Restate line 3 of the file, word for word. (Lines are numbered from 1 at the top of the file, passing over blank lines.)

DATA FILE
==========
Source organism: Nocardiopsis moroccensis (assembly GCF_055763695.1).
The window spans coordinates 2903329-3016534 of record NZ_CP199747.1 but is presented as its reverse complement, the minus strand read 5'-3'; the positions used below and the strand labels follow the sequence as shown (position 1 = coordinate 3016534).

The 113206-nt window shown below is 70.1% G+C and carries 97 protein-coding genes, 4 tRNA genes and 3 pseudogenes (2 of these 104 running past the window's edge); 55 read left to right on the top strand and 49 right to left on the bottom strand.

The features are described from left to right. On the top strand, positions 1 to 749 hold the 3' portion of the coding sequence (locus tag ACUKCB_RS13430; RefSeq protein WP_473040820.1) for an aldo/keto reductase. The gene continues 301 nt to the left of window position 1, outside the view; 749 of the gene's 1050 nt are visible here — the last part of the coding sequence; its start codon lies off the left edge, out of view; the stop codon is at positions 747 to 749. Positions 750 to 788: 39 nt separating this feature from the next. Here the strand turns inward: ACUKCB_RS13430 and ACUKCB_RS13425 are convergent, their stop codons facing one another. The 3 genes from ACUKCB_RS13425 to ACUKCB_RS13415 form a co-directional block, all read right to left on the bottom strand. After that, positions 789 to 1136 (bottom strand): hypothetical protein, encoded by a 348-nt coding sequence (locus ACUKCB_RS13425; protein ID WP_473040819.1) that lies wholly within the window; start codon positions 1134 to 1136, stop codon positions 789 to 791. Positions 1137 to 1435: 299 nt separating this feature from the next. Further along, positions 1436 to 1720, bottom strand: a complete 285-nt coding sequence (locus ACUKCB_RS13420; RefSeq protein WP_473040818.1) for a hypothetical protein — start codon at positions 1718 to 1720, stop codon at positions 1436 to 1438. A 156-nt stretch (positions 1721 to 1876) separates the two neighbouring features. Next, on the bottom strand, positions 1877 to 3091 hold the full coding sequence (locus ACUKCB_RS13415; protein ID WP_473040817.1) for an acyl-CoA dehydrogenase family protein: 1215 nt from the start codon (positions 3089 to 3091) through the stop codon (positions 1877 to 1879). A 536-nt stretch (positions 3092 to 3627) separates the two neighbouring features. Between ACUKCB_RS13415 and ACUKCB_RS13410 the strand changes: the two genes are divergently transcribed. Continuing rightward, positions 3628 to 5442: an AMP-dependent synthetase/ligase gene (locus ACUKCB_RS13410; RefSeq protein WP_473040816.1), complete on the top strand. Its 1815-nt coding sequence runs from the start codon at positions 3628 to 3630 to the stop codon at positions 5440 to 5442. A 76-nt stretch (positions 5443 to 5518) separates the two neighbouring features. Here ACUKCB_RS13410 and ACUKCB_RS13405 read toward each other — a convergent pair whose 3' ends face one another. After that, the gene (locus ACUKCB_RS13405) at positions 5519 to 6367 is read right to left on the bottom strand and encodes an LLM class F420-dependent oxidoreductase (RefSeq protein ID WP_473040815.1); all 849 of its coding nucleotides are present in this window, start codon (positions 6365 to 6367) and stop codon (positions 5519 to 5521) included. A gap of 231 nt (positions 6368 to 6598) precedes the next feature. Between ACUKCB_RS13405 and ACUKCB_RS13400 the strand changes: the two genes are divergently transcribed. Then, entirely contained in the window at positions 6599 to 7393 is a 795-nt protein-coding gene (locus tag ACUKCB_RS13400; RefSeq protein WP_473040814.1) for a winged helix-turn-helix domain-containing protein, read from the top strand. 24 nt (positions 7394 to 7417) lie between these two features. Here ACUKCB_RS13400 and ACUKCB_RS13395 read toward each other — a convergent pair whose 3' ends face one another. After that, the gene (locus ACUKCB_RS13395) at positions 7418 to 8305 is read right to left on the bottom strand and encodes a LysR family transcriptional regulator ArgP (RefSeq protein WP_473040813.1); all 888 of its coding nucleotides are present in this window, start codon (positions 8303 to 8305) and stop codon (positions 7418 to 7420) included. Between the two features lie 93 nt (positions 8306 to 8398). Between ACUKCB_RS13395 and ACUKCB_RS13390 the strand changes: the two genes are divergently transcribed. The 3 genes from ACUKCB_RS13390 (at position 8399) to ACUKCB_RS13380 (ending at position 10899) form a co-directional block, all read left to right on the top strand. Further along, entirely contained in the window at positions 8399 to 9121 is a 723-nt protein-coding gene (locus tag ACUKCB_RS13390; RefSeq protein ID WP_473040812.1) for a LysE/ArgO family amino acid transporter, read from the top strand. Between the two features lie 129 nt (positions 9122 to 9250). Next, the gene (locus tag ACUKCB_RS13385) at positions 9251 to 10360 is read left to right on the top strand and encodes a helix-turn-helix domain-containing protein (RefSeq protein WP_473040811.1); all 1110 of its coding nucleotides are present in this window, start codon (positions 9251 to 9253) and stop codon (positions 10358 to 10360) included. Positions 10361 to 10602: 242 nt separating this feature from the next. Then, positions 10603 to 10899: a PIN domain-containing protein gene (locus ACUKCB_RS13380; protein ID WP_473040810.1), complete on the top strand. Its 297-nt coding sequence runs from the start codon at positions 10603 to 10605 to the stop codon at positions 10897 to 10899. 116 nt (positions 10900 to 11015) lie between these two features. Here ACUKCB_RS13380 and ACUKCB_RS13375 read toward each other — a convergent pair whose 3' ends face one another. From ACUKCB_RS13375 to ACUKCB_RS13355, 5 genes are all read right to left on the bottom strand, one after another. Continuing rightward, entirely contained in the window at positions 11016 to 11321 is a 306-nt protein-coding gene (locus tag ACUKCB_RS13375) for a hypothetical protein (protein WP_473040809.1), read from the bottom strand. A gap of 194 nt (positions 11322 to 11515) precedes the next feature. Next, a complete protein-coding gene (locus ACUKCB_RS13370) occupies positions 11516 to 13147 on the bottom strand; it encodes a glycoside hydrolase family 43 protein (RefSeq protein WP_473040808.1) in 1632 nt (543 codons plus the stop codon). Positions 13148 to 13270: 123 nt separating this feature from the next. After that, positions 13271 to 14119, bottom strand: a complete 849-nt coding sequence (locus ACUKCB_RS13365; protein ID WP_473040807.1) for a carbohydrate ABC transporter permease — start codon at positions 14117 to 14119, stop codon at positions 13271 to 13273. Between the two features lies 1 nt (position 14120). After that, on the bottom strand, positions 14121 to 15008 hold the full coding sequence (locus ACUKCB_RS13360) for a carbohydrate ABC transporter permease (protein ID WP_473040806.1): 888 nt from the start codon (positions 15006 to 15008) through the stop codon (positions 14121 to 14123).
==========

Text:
The 113206-nt window shown below is 70.1% G+C and carries 97 protein-coding genes, 4 tRNA genes and 3 pseudogenes (2 of these 104 running past the window's edge); 55 read left to right on the top strand and 49 right to left on the bottom strand.